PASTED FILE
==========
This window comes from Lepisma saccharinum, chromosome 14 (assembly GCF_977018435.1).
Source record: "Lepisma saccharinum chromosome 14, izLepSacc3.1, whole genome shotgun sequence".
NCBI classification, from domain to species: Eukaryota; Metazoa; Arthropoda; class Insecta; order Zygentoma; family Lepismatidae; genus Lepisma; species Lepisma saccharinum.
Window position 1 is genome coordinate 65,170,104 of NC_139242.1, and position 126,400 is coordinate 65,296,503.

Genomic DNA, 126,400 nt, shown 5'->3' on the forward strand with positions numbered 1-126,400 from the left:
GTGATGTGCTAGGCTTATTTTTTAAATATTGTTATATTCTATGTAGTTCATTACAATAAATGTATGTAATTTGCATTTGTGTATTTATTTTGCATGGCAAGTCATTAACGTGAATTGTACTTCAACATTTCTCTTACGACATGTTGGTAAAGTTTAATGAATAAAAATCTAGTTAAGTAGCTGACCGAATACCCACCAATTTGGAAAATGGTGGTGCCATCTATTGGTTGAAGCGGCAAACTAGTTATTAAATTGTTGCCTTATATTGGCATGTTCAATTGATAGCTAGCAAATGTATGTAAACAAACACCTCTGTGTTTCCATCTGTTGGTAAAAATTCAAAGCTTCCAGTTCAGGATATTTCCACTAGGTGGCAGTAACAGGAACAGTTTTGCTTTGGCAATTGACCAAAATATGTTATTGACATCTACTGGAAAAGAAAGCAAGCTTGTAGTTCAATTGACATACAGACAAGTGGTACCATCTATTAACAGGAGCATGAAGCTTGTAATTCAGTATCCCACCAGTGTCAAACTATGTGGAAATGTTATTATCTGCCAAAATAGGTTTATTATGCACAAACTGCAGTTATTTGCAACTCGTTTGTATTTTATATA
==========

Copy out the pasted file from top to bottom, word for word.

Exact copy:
This window comes from Lepisma saccharinum, chromosome 14 (assembly GCF_977018435.1).
Source record: "Lepisma saccharinum chromosome 14, izLepSacc3.1, whole genome shotgun sequence".
NCBI classification, from domain to species: Eukaryota; Metazoa; Arthropoda; class Insecta; order Zygentoma; family Lepismatidae; genus Lepisma; species Lepisma saccharinum.
Window position 1 is genome coordinate 65,170,104 of NC_139242.1, and position 126,400 is coordinate 65,296,503.

Genomic DNA, 126,400 nt, shown 5'->3' on the forward strand with positions numbered 1-126,400 from the left:
GTGATGTGCTAGGCTTATTTTTTAAATATTGTTATATTCTATGTAGTTCATTACAATAAATGTATGTAATTTGCATTTGTGTATTTATTTTGCATGGCAAGTCATTAACGTGAATTGTACTTCAACATTTCTCTTACGACATGTTGGTAAAGTTTAATGAATAAAAATCTAGTTAAGTAGCTGACCGAATACCCACCAATTTGGAAAATGGTGGTGCCATCTATTGGTTGAAGCGGCAAACTAGTTATTAAATTGTTGCCTTATATTGGCATGTTCAATTGATAGCTAGCAAATGTATGTAAACAAACACCTCTGTGTTTCCATCTGTTGGTAAAAATTCAAAGCTTCCAGTTCAGGATATTTCCACTAGGTGGCAGTAACAGGAACAGTTTTGCTTTGGCAATTGACCAAAATATGTTATTGACATCTACTGGAAAAGAAAGCAAGCTTGTAGTTCAATTGACATACAGACAAGTGGTACCATCTATTAACAGGAGCATGAAGCTTGTAATTCAGTATCCCACCAGTGTCAAACTATGTGGAAATGTTATTATCTGCCAAAATAGGTTTATTATGCACAAACTGCAGTTATTTGCAACTCGTTTGTATTTTATATA